Radiated Emissions Case Study – Isolated DC-DC Converter Solution

EMC FastPass Admin Case Studies, EMC Design Tips 24 Comments

An EMC FastPass reader reached out to me to share a paper that they had recently written that outlines a solution they found to a radiated emissions problem. They were kind enough to let me reproduce the paper on this blog so that EMC FastPass readers could also benefit from the information. That got me to thinking that other folks probably have a ton of similar stories about failures, troubleshooting and solutions. If you also want to share, I’ve created an easy form to send me the info here. The more you share, the more we’ll all learn, so please do take the time to let us know what you’ve solved in the past.

We’ve all been there – I remember how annoying it was to have a product I’d designed fail radiated emissions testing for the second time. My boss was annoyed and we were getting loads of pressure to fix it so we could ship the product. Sharing will help the whole EMC FastPass community to improve our odds of passing so please do pass on your stories.

Enter [anonymous] EMC FastPass reader (from a very well known company)…..


There are certain products which ask for isolation requirement to be met. To meet this requirement, we usually make use of isolated DC – DC converters which is an easy and compact solution. Usually this leads to severe electromagnetic interference issues which badly impact the certification/qualification of the product. This is due to the in-built transformer in the Isolated DC – DC converter device, which switches at high frequency, in the range of Mega Hertz. Considerable amount of time and money is spent in debugging and resolving these issues. This paper is intended to address these issues with solutions, which will help the designer to take care at the design stage, thereby saving time & money, the important parameters of the project cost.

A set of experiments & analysis were conducted to find the root-cause of the issue. Some of the trials that were experimented to find the root cause is as follows:

1)   Disable the Microcontroller

2)   Disable the forward DC-DC converter

3)   Disable the isolated DC – DC converter and provide external DC supply.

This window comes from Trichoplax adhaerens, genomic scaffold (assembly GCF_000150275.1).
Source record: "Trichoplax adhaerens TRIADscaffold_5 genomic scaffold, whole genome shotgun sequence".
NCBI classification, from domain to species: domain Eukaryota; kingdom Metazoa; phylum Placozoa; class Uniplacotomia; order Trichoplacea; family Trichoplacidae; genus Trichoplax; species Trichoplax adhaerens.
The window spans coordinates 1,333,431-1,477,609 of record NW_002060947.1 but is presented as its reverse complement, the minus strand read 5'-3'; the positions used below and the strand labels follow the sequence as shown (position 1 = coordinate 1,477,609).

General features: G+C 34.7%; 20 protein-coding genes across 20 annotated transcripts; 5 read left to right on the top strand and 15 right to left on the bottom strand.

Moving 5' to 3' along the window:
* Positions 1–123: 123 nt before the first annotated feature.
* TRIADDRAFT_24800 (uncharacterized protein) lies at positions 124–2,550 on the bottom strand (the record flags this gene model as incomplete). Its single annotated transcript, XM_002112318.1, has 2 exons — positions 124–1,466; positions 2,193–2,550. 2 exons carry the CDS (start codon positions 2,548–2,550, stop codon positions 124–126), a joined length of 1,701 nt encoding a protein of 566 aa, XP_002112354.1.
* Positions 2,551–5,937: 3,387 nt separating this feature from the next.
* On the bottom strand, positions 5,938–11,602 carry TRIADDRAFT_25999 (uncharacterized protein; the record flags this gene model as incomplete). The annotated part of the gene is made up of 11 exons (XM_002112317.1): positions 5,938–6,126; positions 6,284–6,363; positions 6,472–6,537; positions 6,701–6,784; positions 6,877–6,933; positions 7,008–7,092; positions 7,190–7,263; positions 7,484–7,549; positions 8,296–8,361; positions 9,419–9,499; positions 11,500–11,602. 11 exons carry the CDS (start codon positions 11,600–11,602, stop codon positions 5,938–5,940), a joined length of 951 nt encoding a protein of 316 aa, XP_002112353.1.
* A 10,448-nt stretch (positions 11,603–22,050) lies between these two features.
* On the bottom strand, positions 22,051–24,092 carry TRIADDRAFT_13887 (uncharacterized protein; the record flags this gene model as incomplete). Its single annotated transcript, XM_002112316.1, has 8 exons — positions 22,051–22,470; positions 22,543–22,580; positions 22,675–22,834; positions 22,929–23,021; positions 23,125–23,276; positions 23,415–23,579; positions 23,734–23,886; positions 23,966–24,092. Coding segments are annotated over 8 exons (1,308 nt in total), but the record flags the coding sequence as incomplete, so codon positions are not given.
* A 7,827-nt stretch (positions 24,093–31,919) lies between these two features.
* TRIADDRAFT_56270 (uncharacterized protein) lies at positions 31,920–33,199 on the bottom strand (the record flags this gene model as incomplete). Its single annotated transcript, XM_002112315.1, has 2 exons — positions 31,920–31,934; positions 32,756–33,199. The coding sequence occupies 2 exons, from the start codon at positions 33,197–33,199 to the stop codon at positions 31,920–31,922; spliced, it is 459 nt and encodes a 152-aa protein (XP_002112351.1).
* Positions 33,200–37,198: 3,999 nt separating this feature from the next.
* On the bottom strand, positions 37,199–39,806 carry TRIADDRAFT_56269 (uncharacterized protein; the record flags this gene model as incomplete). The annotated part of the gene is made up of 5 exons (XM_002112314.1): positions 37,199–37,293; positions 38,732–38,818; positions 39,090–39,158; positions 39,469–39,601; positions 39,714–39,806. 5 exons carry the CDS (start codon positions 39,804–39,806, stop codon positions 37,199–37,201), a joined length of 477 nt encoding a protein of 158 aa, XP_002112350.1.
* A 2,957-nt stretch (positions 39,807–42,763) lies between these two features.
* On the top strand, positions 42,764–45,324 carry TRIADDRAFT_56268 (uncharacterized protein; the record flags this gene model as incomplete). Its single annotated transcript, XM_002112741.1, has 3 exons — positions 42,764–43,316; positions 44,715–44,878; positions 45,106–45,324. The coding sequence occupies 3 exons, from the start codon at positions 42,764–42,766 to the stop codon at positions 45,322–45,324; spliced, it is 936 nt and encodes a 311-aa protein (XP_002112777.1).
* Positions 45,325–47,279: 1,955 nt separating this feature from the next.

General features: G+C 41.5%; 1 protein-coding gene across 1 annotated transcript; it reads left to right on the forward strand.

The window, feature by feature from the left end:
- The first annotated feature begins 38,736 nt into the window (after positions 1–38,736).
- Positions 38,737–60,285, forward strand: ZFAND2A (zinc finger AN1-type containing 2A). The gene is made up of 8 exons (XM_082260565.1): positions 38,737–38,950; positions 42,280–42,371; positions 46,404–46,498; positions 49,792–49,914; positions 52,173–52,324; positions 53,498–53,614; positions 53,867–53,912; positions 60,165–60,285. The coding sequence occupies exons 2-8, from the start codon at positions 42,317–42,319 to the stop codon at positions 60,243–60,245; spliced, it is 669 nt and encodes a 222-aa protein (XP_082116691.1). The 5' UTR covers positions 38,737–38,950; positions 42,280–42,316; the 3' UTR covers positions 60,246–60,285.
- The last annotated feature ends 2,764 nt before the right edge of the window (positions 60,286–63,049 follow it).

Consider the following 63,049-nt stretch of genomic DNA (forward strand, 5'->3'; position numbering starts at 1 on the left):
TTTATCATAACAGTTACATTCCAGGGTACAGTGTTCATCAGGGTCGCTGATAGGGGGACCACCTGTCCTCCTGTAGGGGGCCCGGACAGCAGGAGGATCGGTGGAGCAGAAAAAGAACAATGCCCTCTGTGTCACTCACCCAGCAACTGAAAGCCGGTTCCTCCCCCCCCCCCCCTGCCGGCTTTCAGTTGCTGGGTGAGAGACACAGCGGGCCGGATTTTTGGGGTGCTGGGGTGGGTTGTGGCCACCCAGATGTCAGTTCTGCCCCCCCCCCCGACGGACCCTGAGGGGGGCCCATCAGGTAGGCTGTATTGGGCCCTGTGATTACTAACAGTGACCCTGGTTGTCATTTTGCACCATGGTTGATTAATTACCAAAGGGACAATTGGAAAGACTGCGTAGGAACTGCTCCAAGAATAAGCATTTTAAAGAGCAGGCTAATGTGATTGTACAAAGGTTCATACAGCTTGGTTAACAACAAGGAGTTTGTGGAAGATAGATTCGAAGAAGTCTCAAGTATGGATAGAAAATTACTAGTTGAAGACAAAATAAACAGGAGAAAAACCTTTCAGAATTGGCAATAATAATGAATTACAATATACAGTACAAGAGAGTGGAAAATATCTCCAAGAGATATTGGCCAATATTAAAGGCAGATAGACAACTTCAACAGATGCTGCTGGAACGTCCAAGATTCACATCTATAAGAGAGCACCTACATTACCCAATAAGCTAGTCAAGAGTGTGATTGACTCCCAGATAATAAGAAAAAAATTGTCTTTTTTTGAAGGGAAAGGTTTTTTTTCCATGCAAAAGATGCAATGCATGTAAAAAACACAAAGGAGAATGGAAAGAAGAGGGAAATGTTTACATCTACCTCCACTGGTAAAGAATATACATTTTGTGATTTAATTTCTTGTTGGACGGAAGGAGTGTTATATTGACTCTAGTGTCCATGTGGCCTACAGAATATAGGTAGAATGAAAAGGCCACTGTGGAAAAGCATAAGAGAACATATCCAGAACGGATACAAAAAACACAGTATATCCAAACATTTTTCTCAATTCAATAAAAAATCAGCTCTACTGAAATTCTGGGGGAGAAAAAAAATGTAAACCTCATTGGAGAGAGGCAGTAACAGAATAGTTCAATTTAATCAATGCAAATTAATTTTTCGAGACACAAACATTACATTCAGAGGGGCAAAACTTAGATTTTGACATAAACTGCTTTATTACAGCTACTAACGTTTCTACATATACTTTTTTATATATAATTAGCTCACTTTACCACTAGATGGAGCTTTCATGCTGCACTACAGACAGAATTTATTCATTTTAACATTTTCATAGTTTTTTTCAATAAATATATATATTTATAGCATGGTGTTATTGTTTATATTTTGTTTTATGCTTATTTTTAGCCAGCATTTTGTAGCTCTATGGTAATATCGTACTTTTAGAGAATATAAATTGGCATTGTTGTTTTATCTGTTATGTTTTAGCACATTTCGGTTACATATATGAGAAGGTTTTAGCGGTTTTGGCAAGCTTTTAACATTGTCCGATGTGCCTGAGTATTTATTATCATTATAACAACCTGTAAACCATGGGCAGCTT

These experiments clearly indicated that the isolated DC – DC converter was causing the radiated emission issue.

The last experiment led to significant result where the emissions were very much below (6 to 10 dBuV) the limit line. Once the source of emission was identified, various fixes were tried to reduce the emission from the product, so as to qualify the certification for the product. These fixes will be explained in detail in the paper with emission graph plots too. As a part of EMI filter circuit, it would be better to have provision for certain ferrite bead and capacitor in the Isolated DC – DC converter circuit on the PCB or the board during the 1st prototype phase. During the test, different values of these components can be tried out and the EMI filtering circuit can be fine tuned to attain best results. This will avoid more revisions of PCB to be built, which in turn reduces the project total cost & increase the product turn over time.


The product developed is used as a diagnostic tool in the field of ECU calibration & maintenance. During the Radio Frequency Interference test, there was a failure. Some analysis was done to arrive at the root cause of the issue.

Why is there an isolation requirement for this product?

One of the product requirements, that was mandatory to be met was the isolation between the CAN & USB section. To meet this requirement, an isolated DC – DC converter & isolated CAN transceiver was used. The isolation was provided on the CAN side and not on the USB side.

Basics of Isolated DC – DC converter:

Isolated power supplies generally include either transformers or optical isolators in both the power and the feedback paths. As a result, isolated power supplies are generally more complex in their design than non isolated power supplies. Maxim’s isolated powers ICs accommodate the necessary isolation components, thereby reducing design complexity and cost. Fig 2 shows the block diagram of Isolated DC-DC converter.


A key component in any isolated power supply is the power transformer. Critical specifications of the power transformer that have a direct impact on efficiency and reliability are the primary and the secondary winding DC and AC resistances, resulting in operating losses. Another key parameter is leakage inductance. Leakage inductance is a critical parasitic element that must be kept as low as possible to maximize power transfer to the secondary. Low leakage inductance also reduces losses in the primary. As with any other switching power supply, component placement is very important. Because of the primary to secondary isolation, the primary and secondary grounds are separated.

DCR01 family is a series of high-efficiency, input isolated, output-regulated DC/DC converters. In addition to 1W nominal, galvanically -isolated output power capability, this range of DC/DCs offer very low output noise, thermal protection, and high accuracy. The DCR01 family is implemented in standard molded IC packaging, giving standard JEDEC outlines suitable for high- volume assembly.


Figure 2: Block Diagram of Isolated DC – DC Converter.


The input supply is chopped at a frequency of 400 kHz (internal oscillator divided by 2), which is used to drive the center-tapped toroidal transformer.


The transformer’s output is full wave rectified and smoothed by the external capacitor connected to VREC.


The internal low drop-out regulator provides a well-regulated output voltage, throughout the operating range of the device.